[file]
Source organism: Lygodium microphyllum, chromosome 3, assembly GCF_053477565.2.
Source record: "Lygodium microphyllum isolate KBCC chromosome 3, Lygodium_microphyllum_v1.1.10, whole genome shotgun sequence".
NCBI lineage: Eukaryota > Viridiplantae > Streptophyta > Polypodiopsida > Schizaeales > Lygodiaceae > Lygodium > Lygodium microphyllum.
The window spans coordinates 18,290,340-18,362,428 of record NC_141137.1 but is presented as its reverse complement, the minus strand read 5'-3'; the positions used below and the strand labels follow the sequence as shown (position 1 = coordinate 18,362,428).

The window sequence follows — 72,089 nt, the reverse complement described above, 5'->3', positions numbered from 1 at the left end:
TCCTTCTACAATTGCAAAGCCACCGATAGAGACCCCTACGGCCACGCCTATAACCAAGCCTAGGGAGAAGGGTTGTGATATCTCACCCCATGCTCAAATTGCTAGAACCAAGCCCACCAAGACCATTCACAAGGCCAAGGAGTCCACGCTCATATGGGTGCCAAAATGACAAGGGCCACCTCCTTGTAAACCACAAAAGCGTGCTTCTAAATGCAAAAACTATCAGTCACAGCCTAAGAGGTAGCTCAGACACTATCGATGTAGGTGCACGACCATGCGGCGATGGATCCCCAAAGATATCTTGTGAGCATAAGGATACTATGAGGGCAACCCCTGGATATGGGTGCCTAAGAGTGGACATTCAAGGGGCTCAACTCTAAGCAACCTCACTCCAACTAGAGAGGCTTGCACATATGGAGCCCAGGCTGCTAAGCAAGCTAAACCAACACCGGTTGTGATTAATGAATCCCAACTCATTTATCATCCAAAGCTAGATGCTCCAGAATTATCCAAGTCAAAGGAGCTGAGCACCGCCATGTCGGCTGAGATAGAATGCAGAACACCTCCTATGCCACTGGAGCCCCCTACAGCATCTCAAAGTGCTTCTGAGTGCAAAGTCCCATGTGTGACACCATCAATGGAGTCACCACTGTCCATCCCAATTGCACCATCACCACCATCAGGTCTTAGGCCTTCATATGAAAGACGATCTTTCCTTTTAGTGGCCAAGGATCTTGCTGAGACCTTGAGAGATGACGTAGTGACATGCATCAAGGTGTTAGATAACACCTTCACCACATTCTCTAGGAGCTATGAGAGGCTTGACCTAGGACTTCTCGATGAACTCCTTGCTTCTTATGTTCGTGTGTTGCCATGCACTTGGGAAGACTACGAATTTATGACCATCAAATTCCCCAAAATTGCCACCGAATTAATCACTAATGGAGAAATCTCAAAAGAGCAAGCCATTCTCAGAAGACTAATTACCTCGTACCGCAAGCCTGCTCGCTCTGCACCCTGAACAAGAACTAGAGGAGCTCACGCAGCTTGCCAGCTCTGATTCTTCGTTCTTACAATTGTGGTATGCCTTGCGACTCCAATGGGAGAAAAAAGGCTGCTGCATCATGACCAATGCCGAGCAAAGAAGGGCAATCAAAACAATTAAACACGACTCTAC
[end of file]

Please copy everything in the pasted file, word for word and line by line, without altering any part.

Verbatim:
Source organism: Lygodium microphyllum, chromosome 3, assembly GCF_053477565.2.
Source record: "Lygodium microphyllum isolate KBCC chromosome 3, Lygodium_microphyllum_v1.1.10, whole genome shotgun sequence".
NCBI lineage: Eukaryota > Viridiplantae > Streptophyta > Polypodiopsida > Schizaeales > Lygodiaceae > Lygodium > Lygodium microphyllum.
The window spans coordinates 18,290,340-18,362,428 of record NC_141137.1 but is presented as its reverse complement, the minus strand read 5'-3'; the positions used below and the strand labels follow the sequence as shown (position 1 = coordinate 18,362,428).

The window sequence follows — 72,089 nt, the reverse complement described above, 5'->3', positions numbered from 1 at the left end:
TCCTTCTACAATTGCAAAGCCACCGATAGAGACCCCTACGGCCACGCCTATAACCAAGCCTAGGGAGAAGGGTTGTGATATCTCACCCCATGCTCAAATTGCTAGAACCAAGCCCACCAAGACCATTCACAAGGCCAAGGAGTCCACGCTCATATGGGTGCCAAAATGACAAGGGCCACCTCCTTGTAAACCACAAAAGCGTGCTTCTAAATGCAAAAACTATCAGTCACAGCCTAAGAGGTAGCTCAGACACTATCGATGTAGGTGCACGACCATGCGGCGATGGATCCCCAAAGATATCTTGTGAGCATAAGGATACTATGAGGGCAACCCCTGGATATGGGTGCCTAAGAGTGGACATTCAAGGGGCTCAACTCTAAGCAACCTCACTCCAACTAGAGAGGCTTGCACATATGGAGCCCAGGCTGCTAAGCAAGCTAAACCAACACCGGTTGTGATTAATGAATCCCAACTCATTTATCATCCAAAGCTAGATGCTCCAGAATTATCCAAGTCAAAGGAGCTGAGCACCGCCATGTCGGCTGAGATAGAATGCAGAACACCTCCTATGCCACTGGAGCCCCCTACAGCATCTCAAAGTGCTTCTGAGTGCAAAGTCCCATGTGTGACACCATCAATGGAGTCACCACTGTCCATCCCAATTGCACCATCACCACCATCAGGTCTTAGGCCTTCATATGAAAGACGATCTTTCCTTTTAGTGGCCAAGGATCTTGCTGAGACCTTGAGAGATGACGTAGTGACATGCATCAAGGTGTTAGATAACACCTTCACCACATTCTCTAGGAGCTATGAGAGGCTTGACCTAGGACTTCTCGATGAACTCCTTGCTTCTTATGTTCGTGTGTTGCCATGCACTTGGGAAGACTACGAATTTATGACCATCAAATTCCCCAAAATTGCCACCGAATTAATCACTAATGGAGAAATCTCAAAAGAGCAAGCCATTCTCAGAAGACTAATTACCTCGTACCGCAAGCCTGCTCGCTCTGCACCCTGAACAAGAACTAGAGGAGCTCACGCAGCTTGCCAGCTCTGATTCTTCGTTCTTACAATTGTGGTATGCCTTGCGACTCCAATGGGAGAAAAAAGGCTGCTGCATCATGACCAATGCCGAGCAAAGAAGGGCAATCAAAACAATTAAACACGACTCTAC